Meth as medicine

From a recent Newsweek article about meth use in the DPRK:

First synthesized in 1893, meth is now one of the world’s most widely abused drugs, imbuing the user with intense feelings of euphoria, concentration, and grandiosity. Smoked, injected or snorted, the drug also suppresses the need for food and sleep for an extended period of time; coming down can bring fatigue, anxiety, and occasionally suicidal ideation.

Inside North Korea, observers say, many use meth in place of expensive and hard-to-obtain medicine. “People with chronic disease take it until they’re addicted,” says one worker for a South Korea-based NGO, who requested anonymity in order to avoid jeopardizing his work with defectors. “They take it for things like cancer. This drug is their sole form of medication,” says the NGO worker, who has interviewed hundreds of defectors in the past three years. A former bicycle smuggler who defected in 2009 told NEWSWEEK of seeing a doctor administering meth to a friend’s sick father. “He took it and could speak well and move his hand again five minutes later. Because of this kind of effect, elderly people really took to this medicine.”

Jiro Ishimaru, founder and editor of Rimjin-gang, a magazine about North Korea and reported by people inside the country but published in Japan, says he has seen several North Koreans take meth to relieve stress and fatigue, including his former North Korean business partner. “He didn’t start taking it as a drug but as a medicine,” Ishimaru says.

The drug also offers an escape that might not otherwise be possible. As Shin puts it: “There’s so little hope in North Korea—that’s why ice is becoming popular. People have given up.”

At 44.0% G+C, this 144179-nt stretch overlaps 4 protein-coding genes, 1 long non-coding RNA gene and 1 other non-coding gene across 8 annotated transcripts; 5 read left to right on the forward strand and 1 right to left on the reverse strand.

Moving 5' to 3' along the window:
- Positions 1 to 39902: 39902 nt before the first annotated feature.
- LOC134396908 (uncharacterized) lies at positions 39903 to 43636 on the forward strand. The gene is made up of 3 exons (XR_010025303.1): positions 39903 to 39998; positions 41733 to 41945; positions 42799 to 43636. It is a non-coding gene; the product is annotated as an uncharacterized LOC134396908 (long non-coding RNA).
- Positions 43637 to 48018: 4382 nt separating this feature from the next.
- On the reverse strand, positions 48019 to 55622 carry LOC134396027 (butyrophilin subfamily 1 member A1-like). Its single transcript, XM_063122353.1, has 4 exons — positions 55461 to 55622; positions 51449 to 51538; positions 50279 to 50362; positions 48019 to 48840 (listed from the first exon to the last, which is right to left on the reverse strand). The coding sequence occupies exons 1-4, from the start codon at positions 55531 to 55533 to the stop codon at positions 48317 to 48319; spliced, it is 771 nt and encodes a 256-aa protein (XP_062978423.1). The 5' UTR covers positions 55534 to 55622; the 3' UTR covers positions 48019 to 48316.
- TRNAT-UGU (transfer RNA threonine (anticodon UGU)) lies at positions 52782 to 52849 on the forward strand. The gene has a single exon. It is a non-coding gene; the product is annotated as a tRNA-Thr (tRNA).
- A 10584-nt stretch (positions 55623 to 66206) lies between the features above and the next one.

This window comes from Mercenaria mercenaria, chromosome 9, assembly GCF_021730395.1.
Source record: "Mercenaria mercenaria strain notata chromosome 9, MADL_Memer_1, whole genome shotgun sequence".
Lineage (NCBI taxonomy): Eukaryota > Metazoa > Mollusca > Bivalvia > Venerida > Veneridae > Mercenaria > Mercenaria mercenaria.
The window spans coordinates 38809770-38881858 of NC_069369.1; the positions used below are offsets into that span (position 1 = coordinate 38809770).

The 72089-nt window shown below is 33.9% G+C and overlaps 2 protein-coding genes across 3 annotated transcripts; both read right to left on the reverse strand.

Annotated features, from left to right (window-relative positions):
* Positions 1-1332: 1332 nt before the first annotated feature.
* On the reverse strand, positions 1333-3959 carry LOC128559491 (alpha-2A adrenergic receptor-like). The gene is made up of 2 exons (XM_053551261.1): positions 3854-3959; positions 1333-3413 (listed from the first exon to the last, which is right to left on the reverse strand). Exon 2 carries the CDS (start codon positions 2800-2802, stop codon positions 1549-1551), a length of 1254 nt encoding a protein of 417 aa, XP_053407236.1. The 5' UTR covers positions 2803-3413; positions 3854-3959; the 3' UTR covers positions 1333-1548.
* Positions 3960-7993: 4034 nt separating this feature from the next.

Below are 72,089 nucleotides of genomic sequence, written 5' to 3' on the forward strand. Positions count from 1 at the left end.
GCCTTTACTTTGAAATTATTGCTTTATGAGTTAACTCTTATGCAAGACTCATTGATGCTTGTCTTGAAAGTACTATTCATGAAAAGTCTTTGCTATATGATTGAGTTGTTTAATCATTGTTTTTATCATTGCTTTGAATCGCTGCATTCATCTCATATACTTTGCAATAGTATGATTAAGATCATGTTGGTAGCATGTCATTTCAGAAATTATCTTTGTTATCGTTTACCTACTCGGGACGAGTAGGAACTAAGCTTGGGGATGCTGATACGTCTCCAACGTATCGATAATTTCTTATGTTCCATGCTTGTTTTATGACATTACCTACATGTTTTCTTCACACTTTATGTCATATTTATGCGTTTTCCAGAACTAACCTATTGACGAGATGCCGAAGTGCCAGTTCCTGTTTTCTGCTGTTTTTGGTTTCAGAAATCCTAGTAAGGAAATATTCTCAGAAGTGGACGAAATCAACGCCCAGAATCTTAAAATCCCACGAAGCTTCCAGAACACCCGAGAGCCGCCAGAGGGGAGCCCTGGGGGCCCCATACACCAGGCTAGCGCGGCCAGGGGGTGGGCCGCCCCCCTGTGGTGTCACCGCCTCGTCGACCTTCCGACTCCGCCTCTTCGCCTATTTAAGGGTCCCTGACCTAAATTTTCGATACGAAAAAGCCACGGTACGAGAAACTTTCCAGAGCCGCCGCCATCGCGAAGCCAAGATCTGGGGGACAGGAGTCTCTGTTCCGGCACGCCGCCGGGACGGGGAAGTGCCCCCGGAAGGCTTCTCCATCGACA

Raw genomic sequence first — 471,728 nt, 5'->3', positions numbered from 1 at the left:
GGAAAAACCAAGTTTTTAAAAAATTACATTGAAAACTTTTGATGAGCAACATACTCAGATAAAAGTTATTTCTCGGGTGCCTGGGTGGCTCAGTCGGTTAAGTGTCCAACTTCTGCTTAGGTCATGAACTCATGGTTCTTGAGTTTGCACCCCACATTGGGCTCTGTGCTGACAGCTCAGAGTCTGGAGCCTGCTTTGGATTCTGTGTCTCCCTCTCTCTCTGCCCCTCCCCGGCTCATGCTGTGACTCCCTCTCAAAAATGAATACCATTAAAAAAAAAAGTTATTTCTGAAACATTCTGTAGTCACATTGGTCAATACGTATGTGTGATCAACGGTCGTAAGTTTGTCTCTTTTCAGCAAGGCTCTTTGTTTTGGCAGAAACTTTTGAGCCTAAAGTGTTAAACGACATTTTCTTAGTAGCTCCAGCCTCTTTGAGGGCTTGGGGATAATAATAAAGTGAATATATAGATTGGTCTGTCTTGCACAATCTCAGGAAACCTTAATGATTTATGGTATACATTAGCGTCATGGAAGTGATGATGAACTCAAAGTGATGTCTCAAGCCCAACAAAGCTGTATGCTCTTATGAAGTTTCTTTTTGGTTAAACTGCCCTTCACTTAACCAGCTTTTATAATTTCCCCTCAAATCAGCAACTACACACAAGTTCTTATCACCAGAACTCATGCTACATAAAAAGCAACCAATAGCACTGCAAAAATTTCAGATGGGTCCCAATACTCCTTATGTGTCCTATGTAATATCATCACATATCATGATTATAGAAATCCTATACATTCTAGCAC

Read the full story here:
North Korea’s Meth Export
Newsweek
Isaac Stone Fish
2011-6-19

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2 Responses to “Meth as medicine”

  1. Johny Anderson Says:

    Here is the history of the korean medicine history. It is quite interesting to know. It is such a great article.

    Online Pharmacy

  2. North Korean Economy Watch » Blog Archive » China cracking down on DPRK-made methamphetamine Says:

    […] In a previous post, we linked to a Newsweek story on the Chinese crackdown: Twenty years ago, Yanji had only 44 registered drug addicts. Last year, the city registered almost 2,100 drug addicts, according to a 2010 Brookings Institution report, with more than 90 percent of them addicted to meth or similar synthetic drugs. Local officials acknowledge that this is very likely a gross undercount and that the actual number may be five or six times higher. “Jilin Province is not only the most important transshipment point for drugs from North Korea into China, but has itself become one of the largest markets in China for amphetamine-type stimulants,” the Brookings report said. […]


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